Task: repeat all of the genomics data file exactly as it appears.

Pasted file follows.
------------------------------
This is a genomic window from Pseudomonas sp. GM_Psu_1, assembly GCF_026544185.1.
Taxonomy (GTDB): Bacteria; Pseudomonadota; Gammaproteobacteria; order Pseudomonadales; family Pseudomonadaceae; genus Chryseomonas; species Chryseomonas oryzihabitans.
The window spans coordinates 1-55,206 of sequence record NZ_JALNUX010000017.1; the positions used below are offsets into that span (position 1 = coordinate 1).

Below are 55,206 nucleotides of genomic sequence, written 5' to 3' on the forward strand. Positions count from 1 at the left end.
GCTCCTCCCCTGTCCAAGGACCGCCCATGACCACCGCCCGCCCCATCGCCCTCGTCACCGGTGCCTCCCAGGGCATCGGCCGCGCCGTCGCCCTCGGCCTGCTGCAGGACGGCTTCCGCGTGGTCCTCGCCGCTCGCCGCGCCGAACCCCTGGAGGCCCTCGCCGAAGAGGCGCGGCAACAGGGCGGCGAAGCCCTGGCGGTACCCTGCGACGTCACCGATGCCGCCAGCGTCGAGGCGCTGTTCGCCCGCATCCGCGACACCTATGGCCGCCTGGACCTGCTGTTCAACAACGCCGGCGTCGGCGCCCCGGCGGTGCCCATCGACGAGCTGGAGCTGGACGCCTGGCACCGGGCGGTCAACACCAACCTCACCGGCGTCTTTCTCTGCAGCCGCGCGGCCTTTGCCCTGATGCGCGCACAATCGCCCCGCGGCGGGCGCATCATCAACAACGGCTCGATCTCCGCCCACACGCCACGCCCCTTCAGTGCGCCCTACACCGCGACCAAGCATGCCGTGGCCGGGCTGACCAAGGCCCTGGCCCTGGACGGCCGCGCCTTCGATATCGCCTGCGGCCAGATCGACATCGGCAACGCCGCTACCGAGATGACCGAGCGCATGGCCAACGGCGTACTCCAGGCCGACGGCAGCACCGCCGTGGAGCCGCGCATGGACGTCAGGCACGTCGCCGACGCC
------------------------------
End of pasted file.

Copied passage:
This is a genomic window from Pseudomonas sp. GM_Psu_1, assembly GCF_026544185.1.
Taxonomy (GTDB): Bacteria; Pseudomonadota; Gammaproteobacteria; order Pseudomonadales; family Pseudomonadaceae; genus Chryseomonas; species Chryseomonas oryzihabitans.
The window spans coordinates 1-55,206 of sequence record NZ_JALNUX010000017.1; the positions used below are offsets into that span (position 1 = coordinate 1).

Below are 55,206 nucleotides of genomic sequence, written 5' to 3' on the forward strand. Positions count from 1 at the left end.
GCTCCTCCCCTGTCCAAGGACCGCCCATGACCACCGCCCGCCCCATCGCCCTCGTCACCGGTGCCTCCCAGGGCATCGGCCGCGCCGTCGCCCTCGGCCTGCTGCAGGACGGCTTCCGCGTGGTCCTCGCCGCTCGCCGCGCCGAACCCCTGGAGGCCCTCGCCGAAGAGGCGCGGCAACAGGGCGGCGAAGCCCTGGCGGTACCCTGCGACGTCACCGATGCCGCCAGCGTCGAGGCGCTGTTCGCCCGCATCCGCGACACCTATGGCCGCCTGGACCTGCTGTTCAACAACGCCGGCGTCGGCGCCCCGGCGGTGCCCATCGACGAGCTGGAGCTGGACGCCTGGCACCGGGCGGTCAACACCAACCTCACCGGCGTCTTTCTCTGCAGCCGCGCGGCCTTTGCCCTGATGCGCGCACAATCGCCCCGCGGCGGGCGCATCATCAACAACGGCTCGATCTCCGCCCACACGCCACGCCCCTTCAGTGCGCCCTACACCGCGACCAAGCATGCCGTGGCCGGGCTGACCAAGGCCCTGGCCCTGGACGGCCGCGCCTTCGATATCGCCTGCGGCCAGATCGACATCGGCAACGCCGCTACCGAGATGACCGAGCGCATGGCCAACGGCGTACTCCAGGCCGACGGCAGCACCGCCGTGGAGCCGCGCATGGACGTCAGGCACGTCGCCGACGCC